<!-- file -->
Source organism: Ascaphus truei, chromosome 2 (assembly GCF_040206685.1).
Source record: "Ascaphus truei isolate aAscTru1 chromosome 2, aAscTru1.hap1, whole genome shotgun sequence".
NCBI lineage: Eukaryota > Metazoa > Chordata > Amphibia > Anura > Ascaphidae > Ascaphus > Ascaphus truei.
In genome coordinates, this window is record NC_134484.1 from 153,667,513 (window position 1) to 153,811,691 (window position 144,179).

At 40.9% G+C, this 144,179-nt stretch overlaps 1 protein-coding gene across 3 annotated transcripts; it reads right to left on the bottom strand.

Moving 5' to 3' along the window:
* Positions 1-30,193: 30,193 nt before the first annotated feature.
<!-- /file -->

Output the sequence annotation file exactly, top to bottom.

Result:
Source organism: Ascaphus truei, chromosome 2 (assembly GCF_040206685.1).
Source record: "Ascaphus truei isolate aAscTru1 chromosome 2, aAscTru1.hap1, whole genome shotgun sequence".
NCBI lineage: Eukaryota > Metazoa > Chordata > Amphibia > Anura > Ascaphidae > Ascaphus > Ascaphus truei.
In genome coordinates, this window is record NC_134484.1 from 153,667,513 (window position 1) to 153,811,691 (window position 144,179).

At 40.9% G+C, this 144,179-nt stretch overlaps 1 protein-coding gene across 3 annotated transcripts; it reads right to left on the bottom strand.

Moving 5' to 3' along the window:
* Positions 1-30,193: 30,193 nt before the first annotated feature.